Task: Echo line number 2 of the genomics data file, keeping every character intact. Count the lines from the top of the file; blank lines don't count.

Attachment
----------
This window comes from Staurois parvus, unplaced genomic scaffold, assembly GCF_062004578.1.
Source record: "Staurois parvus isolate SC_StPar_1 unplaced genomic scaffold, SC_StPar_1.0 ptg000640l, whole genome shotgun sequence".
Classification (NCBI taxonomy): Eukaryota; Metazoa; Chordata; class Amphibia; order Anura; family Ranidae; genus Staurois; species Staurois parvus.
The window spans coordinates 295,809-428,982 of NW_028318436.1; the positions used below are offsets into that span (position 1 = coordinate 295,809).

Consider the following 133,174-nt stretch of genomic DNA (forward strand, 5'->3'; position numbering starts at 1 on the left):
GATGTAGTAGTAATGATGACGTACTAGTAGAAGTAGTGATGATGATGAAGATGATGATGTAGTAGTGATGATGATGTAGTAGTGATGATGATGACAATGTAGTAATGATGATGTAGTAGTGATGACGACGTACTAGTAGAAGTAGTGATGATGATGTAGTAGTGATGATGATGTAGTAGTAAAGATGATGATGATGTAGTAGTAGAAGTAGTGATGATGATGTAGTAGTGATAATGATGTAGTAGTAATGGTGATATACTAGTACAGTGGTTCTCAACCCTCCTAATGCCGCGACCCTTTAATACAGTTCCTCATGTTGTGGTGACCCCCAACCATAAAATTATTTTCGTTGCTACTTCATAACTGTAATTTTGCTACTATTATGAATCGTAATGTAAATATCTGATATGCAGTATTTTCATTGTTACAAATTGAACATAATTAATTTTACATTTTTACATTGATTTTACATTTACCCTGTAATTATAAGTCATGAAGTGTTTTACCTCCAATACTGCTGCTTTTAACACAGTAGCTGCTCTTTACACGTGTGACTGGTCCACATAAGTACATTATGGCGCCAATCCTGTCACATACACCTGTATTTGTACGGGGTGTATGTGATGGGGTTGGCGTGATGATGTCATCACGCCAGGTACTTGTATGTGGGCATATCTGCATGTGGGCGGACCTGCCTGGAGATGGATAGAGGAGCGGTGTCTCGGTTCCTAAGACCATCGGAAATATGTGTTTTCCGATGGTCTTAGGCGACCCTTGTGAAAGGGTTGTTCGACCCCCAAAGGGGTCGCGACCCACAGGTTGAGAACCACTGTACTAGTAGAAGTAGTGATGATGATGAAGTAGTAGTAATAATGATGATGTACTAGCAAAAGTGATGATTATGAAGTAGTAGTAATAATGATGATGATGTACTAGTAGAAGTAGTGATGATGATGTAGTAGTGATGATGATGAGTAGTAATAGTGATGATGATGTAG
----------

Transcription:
Source record: "Staurois parvus isolate SC_StPar_1 unplaced genomic scaffold, SC_StPar_1.0 ptg000640l, whole genome shotgun sequence".